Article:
Cognitive Strategies That Underlie the Reading and Writing Process (page 2)
Researchers agree that reading and writing are both complex acts of critical thinking. For example, La Berge and Samuels (1974) note that reading is probably one of the most complex skills in the repertoire of the average adult. Flower and Hayes (1981b) identify writing as "among the most complex of all human mental activities". Underlying these mental activities are powerful cognitive strategies that are fundamental to the construction of meaning. This is the core of the reading/writing connection. Experienced readers and writers select and implement appropriate strategies and monitor and regulate their use in order to construct and refine meaning. Let's look at the strategies that underlie the reading and writing process.Reading and writing are not sequential stage processes in which meaning making progresses in a relatively predictable order. Remember that experienced readers and writers go back in order to go forward and that they have the knowledge and motivation to access their tool kit of cognitive strategies when the need arises without being constrained by any fixed order.
Planning and Goal Setting
Readers and writers begin to plan even before they tap prior knowledge regarding the task they are about to undertake. In fact, tapping prior knowledge occurs as a result of planning. Readers and writers develop two types of plans—procedural plans and substantive plans (Flower & Hayes, 1981a; Tierney & Pearson, 1983). Procedural plans are content-free plans regarding how to accomplish a task. These "how-to" plans provide a continuing structure for the composing process. For example, plans for generating ideas through brainstorming and outlining fall into this category. Substantive plans are content-based plans that focus more directly on the specific topic at hand. The following learning log reflection from one of my students, Frank Ashby, illustrates how he used a procedural plan to determine how he was going to go about meeting the requirements of the prompt and a substantive plan to explore the themes of unrequited love and isolation in two works of literature:
- In writing my comparison/contrast paper about Tennyson's Mariana and Dickens' Miss Havisham, I first got out the prompt, studied it, and then wrote out what I was going to do. Then, I looked in a book of quotations and found a quote from Shakespeare about how one sorrow could lead to another that applied to both characters. In my opening paragraph, I also used the image of a snake and talked about how both women were "bitten by the serpent of unrequited love." I resolved to refer to both the image and the quote whenever it could help to explain the similarities between both women—as long as it wasn't too often or contrived.
Both procedural and substantive plans help a reader or writer to set goals. According to Flower and Hayes (1981a), the most important aspect of goals is that they are created by the learner. Whereas many plans are stored in and retrieved from long-term memory, goals are generated and revised by the reader or writer as part as the composing process. Both planning and goal setting establish a purpose for reading or writing as well as enabling the learner to determine priorities. Experienced readers and writers not only plan and goal-set more extensively than inexperienced readers and writers but also are more flexible about modifying their plans and goals and more apt to elaborate on and revise them as the text evolves (Faigley, Cherry, Jolliffe, & Skinner, 1985; Flower & Hayes, 1981a).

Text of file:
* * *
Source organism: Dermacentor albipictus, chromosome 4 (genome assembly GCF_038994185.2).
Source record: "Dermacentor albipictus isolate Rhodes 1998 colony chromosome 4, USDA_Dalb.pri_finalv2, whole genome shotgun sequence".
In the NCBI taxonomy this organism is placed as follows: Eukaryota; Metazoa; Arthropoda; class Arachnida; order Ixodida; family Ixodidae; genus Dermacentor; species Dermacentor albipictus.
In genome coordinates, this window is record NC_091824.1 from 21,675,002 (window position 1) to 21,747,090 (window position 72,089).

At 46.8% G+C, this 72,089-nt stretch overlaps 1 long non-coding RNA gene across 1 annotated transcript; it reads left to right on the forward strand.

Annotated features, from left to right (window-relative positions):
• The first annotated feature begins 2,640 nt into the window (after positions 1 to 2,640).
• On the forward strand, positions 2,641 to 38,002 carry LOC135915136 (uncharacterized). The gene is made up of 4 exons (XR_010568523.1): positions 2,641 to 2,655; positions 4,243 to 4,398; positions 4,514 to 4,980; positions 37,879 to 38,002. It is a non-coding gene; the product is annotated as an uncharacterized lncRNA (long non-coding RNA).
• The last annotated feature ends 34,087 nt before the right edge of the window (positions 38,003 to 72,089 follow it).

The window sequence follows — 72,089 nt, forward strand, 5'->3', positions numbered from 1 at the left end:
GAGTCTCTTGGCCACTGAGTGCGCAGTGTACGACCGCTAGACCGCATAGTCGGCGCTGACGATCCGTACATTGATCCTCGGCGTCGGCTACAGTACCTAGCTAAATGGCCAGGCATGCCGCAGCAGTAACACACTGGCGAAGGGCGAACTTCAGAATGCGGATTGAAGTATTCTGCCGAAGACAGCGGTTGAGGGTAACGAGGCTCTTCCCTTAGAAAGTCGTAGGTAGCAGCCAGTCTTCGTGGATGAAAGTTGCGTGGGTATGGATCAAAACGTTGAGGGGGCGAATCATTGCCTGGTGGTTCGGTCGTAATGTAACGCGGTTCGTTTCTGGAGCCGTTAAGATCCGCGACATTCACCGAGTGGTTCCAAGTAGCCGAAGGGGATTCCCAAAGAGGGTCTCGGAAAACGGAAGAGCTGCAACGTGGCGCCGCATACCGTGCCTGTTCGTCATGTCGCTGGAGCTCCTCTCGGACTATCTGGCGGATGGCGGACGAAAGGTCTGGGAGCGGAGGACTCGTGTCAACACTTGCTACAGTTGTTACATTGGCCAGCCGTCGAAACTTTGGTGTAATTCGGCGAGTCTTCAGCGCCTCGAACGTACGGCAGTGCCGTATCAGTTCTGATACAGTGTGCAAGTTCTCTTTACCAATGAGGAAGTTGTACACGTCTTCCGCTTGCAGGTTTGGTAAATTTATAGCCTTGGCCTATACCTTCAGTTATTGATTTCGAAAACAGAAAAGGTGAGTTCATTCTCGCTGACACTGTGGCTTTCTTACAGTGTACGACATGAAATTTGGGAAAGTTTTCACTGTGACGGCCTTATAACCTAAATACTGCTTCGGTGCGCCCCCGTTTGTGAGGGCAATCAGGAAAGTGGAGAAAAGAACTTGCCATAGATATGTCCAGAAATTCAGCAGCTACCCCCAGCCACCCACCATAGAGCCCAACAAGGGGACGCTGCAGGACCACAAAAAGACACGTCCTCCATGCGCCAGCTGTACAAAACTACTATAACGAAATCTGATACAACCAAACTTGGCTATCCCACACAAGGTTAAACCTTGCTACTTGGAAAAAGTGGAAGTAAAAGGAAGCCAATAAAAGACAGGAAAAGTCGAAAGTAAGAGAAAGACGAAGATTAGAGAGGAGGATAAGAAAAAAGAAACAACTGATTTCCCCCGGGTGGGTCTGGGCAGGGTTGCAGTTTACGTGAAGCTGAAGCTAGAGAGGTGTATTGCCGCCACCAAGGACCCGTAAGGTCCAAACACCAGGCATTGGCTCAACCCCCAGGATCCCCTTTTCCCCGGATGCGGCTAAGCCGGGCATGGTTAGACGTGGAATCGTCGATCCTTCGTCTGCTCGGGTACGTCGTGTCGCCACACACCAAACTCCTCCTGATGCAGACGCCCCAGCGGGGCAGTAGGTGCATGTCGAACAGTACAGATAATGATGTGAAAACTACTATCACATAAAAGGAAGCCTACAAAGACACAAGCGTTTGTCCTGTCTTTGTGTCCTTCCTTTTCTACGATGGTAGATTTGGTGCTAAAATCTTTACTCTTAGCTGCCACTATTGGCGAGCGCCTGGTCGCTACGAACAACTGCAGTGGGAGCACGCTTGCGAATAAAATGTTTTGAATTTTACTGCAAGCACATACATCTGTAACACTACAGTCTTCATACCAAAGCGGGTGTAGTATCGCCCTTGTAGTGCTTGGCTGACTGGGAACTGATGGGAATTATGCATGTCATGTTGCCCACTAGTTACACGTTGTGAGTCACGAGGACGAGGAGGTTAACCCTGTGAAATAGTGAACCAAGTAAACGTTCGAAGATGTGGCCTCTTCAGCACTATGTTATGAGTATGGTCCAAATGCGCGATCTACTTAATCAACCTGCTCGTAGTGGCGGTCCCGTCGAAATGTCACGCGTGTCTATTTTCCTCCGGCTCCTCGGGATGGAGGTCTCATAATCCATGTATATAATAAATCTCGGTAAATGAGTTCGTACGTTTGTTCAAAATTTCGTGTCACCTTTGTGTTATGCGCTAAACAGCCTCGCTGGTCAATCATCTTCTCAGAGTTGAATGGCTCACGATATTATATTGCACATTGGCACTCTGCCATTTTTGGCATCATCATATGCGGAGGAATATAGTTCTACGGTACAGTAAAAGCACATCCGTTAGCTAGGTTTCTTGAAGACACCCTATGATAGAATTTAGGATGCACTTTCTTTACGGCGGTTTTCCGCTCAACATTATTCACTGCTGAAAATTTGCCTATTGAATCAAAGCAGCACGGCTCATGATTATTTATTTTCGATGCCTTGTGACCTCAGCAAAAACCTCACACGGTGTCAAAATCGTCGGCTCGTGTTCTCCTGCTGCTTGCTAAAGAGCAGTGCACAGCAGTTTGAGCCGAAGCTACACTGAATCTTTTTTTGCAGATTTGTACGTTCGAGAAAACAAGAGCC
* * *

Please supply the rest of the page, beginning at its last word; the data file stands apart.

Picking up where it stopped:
Tapping Prior Knowledge
The construction of meaning in both reading and writing "never occurs in a vacuum" (Tierney & Pearson, 1998, p. 88). Readers and writers tap prior knowledge; that is, they draw upon long-term memory to access a vast storehouse of background information. Knowledge is usually a resource; however it can be a limiting factor when there is little information to mobilize (Flower & Hayes, 1980). The reader/writer searches his or her existing schemata to make sense of information from or for a text. According to Tompkins (1997), "Schemata are like mental file cabinets, and new information is organized with prior knowledge in the filing system". One might have a personal experiences file cabinet, a cultural expectations file cabinet, a knowledge of topic file cabinet, a knowledge of genre file cabinet, and so forth. As the reader or writer composes, new information is added to these cabinets (i.e., schemata).
Asking Questions and Making Predictions
As the reader reads or the writer writes, she or he is constructing what Judith Langer (1989) calls an envisionment—a "personal text-world embodying all she or he understands, assumes, or imagines up to that point". In other words, an envisionment is the text you are creating in your mind as you read or write. It will continue to change and deepen as you continue to make meaning. In the early stages of reading or writing, Langer describes the learner as adopting a "stance" toward the text that she calls "being out and stepping into an envisionment". The reader or writer at this point may have a somewhat distant relationship with the text and may be trying to become more familiar with it. For example, Toni Lee, a ninth grader at Villa Park High School, observes that it's hard to get into a book at first because "it's like meeting a new friend. You don't really know much about him or her which makes it difficult to feel close to the person." As the reader or writer begins to tap prior knowledge, he or she will naturally start to ask questions and make predictions. The questions readers and writers generate about the topic, genre, author or audience, purpose, and so forth will help them to find a focus and to direct their attention while composing. The predictions readers and writers make about what will happen next foster their forward momentum and become a focal point for confirming or revising meaning. Experienced readers and writers continue to ask questions and make predictions throughout the reading/writing process.
Constructing the Gist